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Definition of Pets

For the purposes of this Pledge, a pet is any domesticated animal kept for companionship, work or pleasure. This applies to pets already in homes, as well pets in shelters and rescue organizations waiting to find new homes.

Definition of Shock

For the purposes of this Pledge, electronic stimulation devices include (but are not limited to) products often referred to as: e-collars, training collars, shock collars, e-touch, stimulation, tingle, TENS unit collar, remote trainers, and e-prods.

Coalition Purpose and Function

The  Shock-Free Coalition has been developed purposely to bring together parties that have mutual business interests and a personal investment in the welfare of pets. The Coalition embraces stakeholders of similar values and interests, enabling all parties to combine their resources and become more successful in achieving the stated goals.

Key Goals

The Coalition will work diligently together to achieve the following:

  1. To engage and educate pet owners and shelter/rescue workers to help them make informed decisions about the management, care and training of the pets in their charge.
  2. To build a worldwide coalition that provides pet owners access to competent, professional pet industry service providers.
  3. To create widespread pet industry transparency and compliance regarding how professionals implement their services and communicate their philosophy to pet owners.

Further Reading

Selected academic papers and statements from professional organizations that demonstrate why shock is not the preferred option to care for, train or manage pets:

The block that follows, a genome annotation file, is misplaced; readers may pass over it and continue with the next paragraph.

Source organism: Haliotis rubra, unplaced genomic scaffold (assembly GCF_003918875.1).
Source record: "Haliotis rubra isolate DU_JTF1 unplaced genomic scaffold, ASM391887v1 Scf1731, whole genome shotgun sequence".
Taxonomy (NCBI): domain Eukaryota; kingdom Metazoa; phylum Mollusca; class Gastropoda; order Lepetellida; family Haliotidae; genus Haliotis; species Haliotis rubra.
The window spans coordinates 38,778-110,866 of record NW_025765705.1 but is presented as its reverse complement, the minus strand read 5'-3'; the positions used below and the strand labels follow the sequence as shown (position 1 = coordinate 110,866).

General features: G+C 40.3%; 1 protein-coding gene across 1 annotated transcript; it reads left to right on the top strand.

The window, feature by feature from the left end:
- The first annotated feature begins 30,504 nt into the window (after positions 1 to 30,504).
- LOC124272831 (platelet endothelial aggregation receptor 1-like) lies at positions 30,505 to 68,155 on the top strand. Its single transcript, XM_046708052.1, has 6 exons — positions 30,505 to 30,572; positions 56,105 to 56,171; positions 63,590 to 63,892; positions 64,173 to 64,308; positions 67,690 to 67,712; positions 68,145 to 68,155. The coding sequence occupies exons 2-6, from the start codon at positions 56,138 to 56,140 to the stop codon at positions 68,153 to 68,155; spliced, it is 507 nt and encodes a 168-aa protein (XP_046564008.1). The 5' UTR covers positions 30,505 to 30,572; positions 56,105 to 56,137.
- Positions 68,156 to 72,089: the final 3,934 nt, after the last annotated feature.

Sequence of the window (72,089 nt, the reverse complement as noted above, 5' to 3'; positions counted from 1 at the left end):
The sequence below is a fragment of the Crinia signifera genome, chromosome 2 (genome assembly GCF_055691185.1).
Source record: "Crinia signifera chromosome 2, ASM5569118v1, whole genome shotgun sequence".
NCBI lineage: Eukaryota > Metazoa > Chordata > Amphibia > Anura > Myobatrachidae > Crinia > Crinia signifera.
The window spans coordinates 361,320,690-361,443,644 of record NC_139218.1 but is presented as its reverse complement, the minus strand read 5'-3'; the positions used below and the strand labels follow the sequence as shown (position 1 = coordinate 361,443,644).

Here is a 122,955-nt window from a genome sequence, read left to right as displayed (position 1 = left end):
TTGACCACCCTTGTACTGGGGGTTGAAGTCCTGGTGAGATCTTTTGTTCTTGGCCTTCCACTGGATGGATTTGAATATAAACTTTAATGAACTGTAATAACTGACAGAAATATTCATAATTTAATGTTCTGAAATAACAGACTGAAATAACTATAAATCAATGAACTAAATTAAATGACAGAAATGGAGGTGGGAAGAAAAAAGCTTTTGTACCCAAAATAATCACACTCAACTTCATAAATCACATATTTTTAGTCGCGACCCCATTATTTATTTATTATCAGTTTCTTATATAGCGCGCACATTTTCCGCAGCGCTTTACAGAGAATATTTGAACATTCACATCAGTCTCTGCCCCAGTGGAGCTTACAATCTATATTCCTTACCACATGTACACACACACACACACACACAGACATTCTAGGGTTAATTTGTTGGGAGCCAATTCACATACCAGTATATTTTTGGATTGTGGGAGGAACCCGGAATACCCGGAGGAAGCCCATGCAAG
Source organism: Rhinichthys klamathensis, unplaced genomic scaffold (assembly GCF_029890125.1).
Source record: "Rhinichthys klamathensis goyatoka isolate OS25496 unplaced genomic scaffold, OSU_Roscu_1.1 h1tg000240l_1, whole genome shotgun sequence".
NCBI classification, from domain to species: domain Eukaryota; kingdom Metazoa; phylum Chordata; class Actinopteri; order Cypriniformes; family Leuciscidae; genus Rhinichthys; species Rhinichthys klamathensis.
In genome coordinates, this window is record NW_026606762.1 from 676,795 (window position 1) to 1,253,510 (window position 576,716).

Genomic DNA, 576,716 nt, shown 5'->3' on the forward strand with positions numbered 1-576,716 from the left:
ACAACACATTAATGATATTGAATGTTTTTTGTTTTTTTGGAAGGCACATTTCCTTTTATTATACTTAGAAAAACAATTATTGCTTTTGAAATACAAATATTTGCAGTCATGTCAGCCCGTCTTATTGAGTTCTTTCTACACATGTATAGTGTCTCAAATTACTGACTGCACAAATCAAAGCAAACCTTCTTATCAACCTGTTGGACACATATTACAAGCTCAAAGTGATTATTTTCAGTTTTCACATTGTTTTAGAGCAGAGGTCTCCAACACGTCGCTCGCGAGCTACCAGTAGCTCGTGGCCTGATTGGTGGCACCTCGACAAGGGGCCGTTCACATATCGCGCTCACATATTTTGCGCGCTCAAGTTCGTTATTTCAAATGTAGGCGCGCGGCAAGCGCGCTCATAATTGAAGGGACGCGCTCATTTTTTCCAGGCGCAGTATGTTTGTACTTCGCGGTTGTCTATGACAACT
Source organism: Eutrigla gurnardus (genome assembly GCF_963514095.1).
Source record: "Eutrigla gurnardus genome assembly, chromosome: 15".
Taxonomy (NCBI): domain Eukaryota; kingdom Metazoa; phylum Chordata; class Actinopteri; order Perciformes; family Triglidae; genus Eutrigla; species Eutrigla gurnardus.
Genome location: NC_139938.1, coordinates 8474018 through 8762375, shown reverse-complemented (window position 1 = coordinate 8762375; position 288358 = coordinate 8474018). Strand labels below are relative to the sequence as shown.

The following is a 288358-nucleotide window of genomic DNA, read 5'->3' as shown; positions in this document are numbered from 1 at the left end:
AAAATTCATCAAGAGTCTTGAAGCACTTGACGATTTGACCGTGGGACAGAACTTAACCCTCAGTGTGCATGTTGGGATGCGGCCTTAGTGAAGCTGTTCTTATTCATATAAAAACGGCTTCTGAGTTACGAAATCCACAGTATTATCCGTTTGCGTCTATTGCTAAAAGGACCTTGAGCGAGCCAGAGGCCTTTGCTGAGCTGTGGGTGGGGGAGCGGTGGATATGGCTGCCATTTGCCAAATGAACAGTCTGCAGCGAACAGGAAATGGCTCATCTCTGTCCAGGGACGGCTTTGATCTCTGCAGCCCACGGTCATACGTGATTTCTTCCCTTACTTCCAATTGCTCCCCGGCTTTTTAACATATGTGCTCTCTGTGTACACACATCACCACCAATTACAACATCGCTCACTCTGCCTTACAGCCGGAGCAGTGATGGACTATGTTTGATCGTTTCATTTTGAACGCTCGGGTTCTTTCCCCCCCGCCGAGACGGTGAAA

1. Blackwell, E., & Casey, R. (2006). The Use of Shock Collars and Their Impact on the Welfare of Dogs. Bristol, UK: University of Bristol Department of Clinical Veterinary Science
  2. Companion Animal Welfare Council. (2012). The Use of Electronic Pulse Training Aids (EPTAs) in Companion Animals. Retrieved October 30, 2016, from http://eprints.lincoln.ac.uk/14640/1/CAWC%20ecollar%20report.pdf
  3. Overall, K. (2007). Considerations for shock and ‘training’ collars: Concerns from and for the working dog community. Journal of Veterinary Behavior (2), 103-107
  4. Schilder, M.B.H, & van der Borg, J.A.M. (2004). Training dogs with the help of the shock collar: short and long term behavioural effects. Applied Animal Behaviour Science (85),

About Shock-Free Coalition

The Shock-Free Coalition believes that pets have an intrinsic right to be treated humanely,to have each of their individual needs met, and to live in a safe, enriched environment free from force, pain and fear.

Contact Us

1-844-462-6473
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Monday to Friday
9:00 a.m. - 6:00 p.m 

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